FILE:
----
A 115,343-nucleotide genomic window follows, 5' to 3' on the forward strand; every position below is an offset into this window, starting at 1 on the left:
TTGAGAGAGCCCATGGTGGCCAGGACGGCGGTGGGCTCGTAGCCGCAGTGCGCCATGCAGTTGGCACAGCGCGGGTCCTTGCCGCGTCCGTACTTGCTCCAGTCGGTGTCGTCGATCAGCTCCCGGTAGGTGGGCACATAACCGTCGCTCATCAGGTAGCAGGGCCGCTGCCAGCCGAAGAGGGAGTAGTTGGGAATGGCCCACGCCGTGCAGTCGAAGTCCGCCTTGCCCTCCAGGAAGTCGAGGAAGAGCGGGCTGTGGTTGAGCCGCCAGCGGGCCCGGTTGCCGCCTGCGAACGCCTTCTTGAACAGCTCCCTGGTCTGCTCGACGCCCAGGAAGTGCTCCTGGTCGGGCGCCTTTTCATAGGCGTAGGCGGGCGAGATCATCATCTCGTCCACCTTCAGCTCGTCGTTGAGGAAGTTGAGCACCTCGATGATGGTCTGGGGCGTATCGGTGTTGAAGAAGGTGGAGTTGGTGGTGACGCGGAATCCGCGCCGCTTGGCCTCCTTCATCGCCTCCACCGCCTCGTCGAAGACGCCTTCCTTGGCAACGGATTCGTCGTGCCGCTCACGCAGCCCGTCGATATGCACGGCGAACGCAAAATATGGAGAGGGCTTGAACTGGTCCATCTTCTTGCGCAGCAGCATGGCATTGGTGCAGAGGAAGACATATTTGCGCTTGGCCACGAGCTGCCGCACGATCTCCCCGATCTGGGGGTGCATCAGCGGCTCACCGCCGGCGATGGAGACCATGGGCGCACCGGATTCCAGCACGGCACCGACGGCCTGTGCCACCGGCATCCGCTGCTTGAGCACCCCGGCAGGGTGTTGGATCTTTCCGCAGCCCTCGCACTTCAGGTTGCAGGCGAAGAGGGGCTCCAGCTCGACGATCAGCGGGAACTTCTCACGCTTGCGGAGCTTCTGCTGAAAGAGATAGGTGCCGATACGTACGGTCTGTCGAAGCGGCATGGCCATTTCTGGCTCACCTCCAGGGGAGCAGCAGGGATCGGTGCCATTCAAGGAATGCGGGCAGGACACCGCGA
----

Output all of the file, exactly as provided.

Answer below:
A 115,343-nucleotide genomic window follows, 5' to 3' on the forward strand; every position below is an offset into this window, starting at 1 on the left:
TTGAGAGAGCCCATGGTGGCCAGGACGGCGGTGGGCTCGTAGCCGCAGTGCGCCATGCAGTTGGCACAGCGCGGGTCCTTGCCGCGTCCGTACTTGCTCCAGTCGGTGTCGTCGATCAGCTCCCGGTAGGTGGGCACATAACCGTCGCTCATCAGGTAGCAGGGCCGCTGCCAGCCGAAGAGGGAGTAGTTGGGAATGGCCCACGCCGTGCAGTCGAAGTCCGCCTTGCCCTCCAGGAAGTCGAGGAAGAGCGGGCTGTGGTTGAGCCGCCAGCGGGCCCGGTTGCCGCCTGCGAACGCCTTCTTGAACAGCTCCCTGGTCTGCTCGACGCCCAGGAAGTGCTCCTGGTCGGGCGCCTTTTCATAGGCGTAGGCGGGCGAGATCATCATCTCGTCCACCTTCAGCTCGTCGTTGAGGAAGTTGAGCACCTCGATGATGGTCTGGGGCGTATCGGTGTTGAAGAAGGTGGAGTTGGTGGTGACGCGGAATCCGCGCCGCTTGGCCTCCTTCATCGCCTCCACCGCCTCGTCGAAGACGCCTTCCTTGGCAACGGATTCGTCGTGCCGCTCACGCAGCCCGTCGATATGCACGGCGAACGCAAAATATGGAGAGGGCTTGAACTGGTCCATCTTCTTGCGCAGCAGCATGGCATTGGTGCAGAGGAAGACATATTTGCGCTTGGCCACGAGCTGCCGCACGATCTCCCCGATCTGGGGGTGCATCAGCGGCTCACCGCCGGCGATGGAGACCATGGGCGCACCGGATTCCAGCACGGCACCGACGGCCTGTGCCACCGGCATCCGCTGCTTGAGCACCCCGGCAGGGTGTTGGATCTTTCCGCAGCCCTCGCACTTCAGGTTGCAGGCGAAGAGGGGCTCCAGCTCGACGATCAGCGGGAACTTCTCACGCTTGCGGAGCTTCTGCTGAAAGAGATAGGTGCCGATACGTACGGTCTGTCGAAGCGGCATGGCCATTTCTGGCTCACCTCCAGGGGAGCAGCAGGGATCGGTGCCATTCAAGGAATGCGGGCAGGACACCGCGA